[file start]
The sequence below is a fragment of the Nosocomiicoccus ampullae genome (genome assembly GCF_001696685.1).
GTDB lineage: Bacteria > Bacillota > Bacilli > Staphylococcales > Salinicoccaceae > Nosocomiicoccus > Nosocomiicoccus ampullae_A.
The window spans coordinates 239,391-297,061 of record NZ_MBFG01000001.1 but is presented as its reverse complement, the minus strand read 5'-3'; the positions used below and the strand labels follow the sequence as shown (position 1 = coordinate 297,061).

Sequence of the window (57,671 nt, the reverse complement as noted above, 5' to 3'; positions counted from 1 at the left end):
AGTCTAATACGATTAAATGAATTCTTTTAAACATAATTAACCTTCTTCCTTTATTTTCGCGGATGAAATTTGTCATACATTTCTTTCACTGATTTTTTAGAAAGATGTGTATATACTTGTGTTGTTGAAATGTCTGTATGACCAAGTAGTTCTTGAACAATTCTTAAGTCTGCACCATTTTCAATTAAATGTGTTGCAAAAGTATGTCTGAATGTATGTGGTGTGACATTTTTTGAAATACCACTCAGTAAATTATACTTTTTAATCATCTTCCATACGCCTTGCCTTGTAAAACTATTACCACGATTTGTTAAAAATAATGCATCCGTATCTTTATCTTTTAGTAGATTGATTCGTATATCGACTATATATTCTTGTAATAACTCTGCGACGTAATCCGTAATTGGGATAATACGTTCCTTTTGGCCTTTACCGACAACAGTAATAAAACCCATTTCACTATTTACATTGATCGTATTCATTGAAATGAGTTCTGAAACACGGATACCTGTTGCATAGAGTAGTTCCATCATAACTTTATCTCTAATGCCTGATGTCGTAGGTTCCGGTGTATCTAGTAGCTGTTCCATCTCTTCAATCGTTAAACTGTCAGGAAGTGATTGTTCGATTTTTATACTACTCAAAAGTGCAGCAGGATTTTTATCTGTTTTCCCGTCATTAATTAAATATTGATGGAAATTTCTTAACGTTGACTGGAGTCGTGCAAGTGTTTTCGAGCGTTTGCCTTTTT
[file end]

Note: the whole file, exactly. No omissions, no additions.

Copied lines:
The sequence below is a fragment of the Nosocomiicoccus ampullae genome (genome assembly GCF_001696685.1).
GTDB lineage: Bacteria > Bacillota > Bacilli > Staphylococcales > Salinicoccaceae > Nosocomiicoccus > Nosocomiicoccus ampullae_A.
The window spans coordinates 239,391-297,061 of record NZ_MBFG01000001.1 but is presented as its reverse complement, the minus strand read 5'-3'; the positions used below and the strand labels follow the sequence as shown (position 1 = coordinate 297,061).

Sequence of the window (57,671 nt, the reverse complement as noted above, 5' to 3'; positions counted from 1 at the left end):
AGTCTAATACGATTAAATGAATTCTTTTAAACATAATTAACCTTCTTCCTTTATTTTCGCGGATGAAATTTGTCATACATTTCTTTCACTGATTTTTTAGAAAGATGTGTATATACTTGTGTTGTTGAAATGTCTGTATGACCAAGTAGTTCTTGAACAATTCTTAAGTCTGCACCATTTTCAATTAAATGTGTTGCAAAAGTATGTCTGAATGTATGTGGTGTGACATTTTTTGAAATACCACTCAGTAAATTATACTTTTTAATCATCTTCCATACGCCTTGCCTTGTAAAACTATTACCACGATTTGTTAAAAATAATGCATCCGTATCTTTATCTTTTAGTAGATTGATTCGTATATCGACTATATATTCTTGTAATAACTCTGCGACGTAATCCGTAATTGGGATAATACGTTCCTTTTGGCCTTTACCGACAACAGTAATAAAACCCATTTCACTATTTACATTGATCGTATTCATTGAAATGAGTTCTGAAACACGGATACCTGTTGCATAGAGTAGTTCCATCATAACTTTATCTCTAATGCCTGATGTCGTAGGTTCCGGTGTATCTAGTAGCTGTTCCATCTCTTCAATCGTTAAACTGTCAGGAAGTGATTGTTCGATTTTTATACTACTCAAAAGTGCAGCAGGATTTTTATCTGTTTTCCCGTCATTAATTAAATATTGATGGAAATTTCTTAACGTTGACTGGAGTCGTGCAAGTGTTTTCGAGCGTTTGCCTTTTT